A new Age UK report says elderly people paying their own way in care homes are struggling to get a ‘fair deal’.
‘Behind the headlines: Stuck in the middle – self funders in care homes’ reveals two in five (41%) residents in UK independent care homes are paying for their own care, up by almost a third (28.5%) over the last 10 years.
Caroline Abrahams, charity director at Age UK’s commented: “More and more older people are paying their own care home fees and they are increasingly at risk of a raw deal because they are propping up a system that is seriously underfunded. They not only often face eye wateringly high weekly rates, calls to our helpline show that in some care homes they are being asked to pay even more through various extra charges as proprietors struggle to balance the books.
“Older people and their families deserve greater legal protection from care home contracts that are one-sided and extra charges that are over the top. It also seems incredibly unfair that a care home resident can be evicted if they or their family are seen to ‘rock the boat’ by complaining. Surely the time has come to give these vulnerable older people their proper legal rights.”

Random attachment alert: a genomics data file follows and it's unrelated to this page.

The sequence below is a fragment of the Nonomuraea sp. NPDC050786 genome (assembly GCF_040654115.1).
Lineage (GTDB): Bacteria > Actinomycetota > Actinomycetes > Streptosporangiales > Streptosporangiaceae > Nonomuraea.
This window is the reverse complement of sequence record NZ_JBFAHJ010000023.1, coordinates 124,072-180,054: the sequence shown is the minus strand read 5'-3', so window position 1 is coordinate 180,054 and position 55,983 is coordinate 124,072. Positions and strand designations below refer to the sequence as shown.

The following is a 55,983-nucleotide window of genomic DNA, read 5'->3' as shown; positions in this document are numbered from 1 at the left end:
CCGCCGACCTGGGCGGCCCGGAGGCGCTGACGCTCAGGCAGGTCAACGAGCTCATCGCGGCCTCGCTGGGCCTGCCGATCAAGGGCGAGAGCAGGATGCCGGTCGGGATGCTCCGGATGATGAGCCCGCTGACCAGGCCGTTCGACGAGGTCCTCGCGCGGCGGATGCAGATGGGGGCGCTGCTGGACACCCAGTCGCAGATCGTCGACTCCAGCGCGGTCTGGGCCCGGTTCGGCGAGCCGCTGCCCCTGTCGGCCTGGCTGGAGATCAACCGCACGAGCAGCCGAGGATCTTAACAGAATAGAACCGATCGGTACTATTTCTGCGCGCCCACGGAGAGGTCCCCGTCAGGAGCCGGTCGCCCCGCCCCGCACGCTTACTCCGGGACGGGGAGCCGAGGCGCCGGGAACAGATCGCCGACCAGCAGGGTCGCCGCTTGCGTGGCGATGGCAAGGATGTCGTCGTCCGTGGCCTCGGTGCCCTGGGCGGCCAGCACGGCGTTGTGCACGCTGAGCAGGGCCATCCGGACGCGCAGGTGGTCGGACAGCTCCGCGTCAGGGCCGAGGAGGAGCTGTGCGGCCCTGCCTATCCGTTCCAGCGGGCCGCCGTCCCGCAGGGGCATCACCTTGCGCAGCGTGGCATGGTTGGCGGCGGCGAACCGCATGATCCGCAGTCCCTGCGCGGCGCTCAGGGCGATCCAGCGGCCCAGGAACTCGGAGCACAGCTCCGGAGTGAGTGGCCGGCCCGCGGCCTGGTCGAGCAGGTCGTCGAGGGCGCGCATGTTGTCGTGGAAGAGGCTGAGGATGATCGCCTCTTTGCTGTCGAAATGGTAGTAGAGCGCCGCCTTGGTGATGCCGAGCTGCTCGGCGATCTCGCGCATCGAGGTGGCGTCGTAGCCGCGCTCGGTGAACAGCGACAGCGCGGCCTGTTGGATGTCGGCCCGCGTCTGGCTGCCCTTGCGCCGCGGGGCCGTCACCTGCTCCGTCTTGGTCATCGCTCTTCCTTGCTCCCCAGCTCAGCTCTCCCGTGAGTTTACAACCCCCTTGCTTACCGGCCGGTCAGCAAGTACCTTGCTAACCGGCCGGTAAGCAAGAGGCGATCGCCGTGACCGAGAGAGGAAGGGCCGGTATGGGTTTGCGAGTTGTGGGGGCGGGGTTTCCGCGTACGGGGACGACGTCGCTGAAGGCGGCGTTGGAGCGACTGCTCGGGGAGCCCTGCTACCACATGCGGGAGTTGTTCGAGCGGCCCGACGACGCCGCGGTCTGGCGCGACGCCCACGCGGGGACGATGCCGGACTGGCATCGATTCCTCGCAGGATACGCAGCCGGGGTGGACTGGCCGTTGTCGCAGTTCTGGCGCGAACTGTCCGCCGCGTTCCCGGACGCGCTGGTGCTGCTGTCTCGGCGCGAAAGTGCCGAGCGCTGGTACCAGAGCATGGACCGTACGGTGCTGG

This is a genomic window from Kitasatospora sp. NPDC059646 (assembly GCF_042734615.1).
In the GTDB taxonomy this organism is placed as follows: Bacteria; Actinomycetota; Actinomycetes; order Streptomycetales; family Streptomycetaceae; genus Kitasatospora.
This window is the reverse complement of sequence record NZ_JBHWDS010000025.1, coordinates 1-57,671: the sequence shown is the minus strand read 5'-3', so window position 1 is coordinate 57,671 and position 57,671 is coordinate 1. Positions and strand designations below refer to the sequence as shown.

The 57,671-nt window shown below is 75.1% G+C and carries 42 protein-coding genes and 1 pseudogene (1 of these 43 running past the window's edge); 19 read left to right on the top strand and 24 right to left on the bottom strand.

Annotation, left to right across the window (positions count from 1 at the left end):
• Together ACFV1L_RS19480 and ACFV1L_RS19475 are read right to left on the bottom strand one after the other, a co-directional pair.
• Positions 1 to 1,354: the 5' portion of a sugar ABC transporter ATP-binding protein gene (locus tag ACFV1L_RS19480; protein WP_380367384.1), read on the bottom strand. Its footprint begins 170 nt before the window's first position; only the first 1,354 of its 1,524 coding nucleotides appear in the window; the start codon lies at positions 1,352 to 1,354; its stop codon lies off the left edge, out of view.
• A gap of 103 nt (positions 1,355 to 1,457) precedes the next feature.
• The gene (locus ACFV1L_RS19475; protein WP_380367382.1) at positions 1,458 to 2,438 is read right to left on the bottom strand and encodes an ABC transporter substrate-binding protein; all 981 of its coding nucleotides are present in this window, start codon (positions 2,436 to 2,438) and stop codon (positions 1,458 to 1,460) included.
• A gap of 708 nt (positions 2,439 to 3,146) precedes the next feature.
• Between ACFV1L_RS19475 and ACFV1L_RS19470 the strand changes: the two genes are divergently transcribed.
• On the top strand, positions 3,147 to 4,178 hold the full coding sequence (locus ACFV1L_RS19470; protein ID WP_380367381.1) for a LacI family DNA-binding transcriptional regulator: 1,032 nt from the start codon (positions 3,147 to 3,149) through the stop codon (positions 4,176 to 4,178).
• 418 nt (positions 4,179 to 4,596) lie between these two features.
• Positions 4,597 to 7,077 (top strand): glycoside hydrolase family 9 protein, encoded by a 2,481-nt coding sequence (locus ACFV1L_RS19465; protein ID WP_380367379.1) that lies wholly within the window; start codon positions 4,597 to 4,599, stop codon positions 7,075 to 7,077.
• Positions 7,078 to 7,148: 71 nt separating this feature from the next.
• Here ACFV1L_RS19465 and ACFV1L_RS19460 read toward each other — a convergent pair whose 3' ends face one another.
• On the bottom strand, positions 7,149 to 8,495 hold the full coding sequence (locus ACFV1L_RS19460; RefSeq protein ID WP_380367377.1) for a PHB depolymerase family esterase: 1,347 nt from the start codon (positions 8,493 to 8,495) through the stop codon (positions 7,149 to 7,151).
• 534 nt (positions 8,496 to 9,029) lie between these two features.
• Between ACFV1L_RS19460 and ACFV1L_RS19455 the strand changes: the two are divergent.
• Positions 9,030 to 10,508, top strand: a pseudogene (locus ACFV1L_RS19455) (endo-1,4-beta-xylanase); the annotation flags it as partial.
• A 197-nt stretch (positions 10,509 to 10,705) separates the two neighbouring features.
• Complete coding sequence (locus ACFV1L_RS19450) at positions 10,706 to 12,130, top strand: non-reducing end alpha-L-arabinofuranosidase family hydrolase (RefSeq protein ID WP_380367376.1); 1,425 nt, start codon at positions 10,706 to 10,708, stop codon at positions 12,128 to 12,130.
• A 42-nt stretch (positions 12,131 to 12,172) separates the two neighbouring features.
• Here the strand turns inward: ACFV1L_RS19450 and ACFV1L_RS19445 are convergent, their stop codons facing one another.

Self-funders now on average pay between £603 and £827 a week depending on the area, compared to councils paying between £421 and £624 a week.
Ms Abrahams added: “A big underlying problem is that our care system is financially terribly shaky. The cost of running a care home has risen but the money councils have to buy care has fallen: isn’t it inevitable in these circumstances that many providers will look to fill as much of the gap as they can from self-funders? And isn’t it equally unsurprising that so many care homes are going to the wall?
“Sadly we are seeing more and more rationing of social care and in this instance it looks like Peter is being robbed to pay Paul. It’s an awful situation for everyone, most of all for older people in need of a care home place and their families. The government needs to grasp just how much of a crisis our care system is in and work with others, including Age UK, to address it.”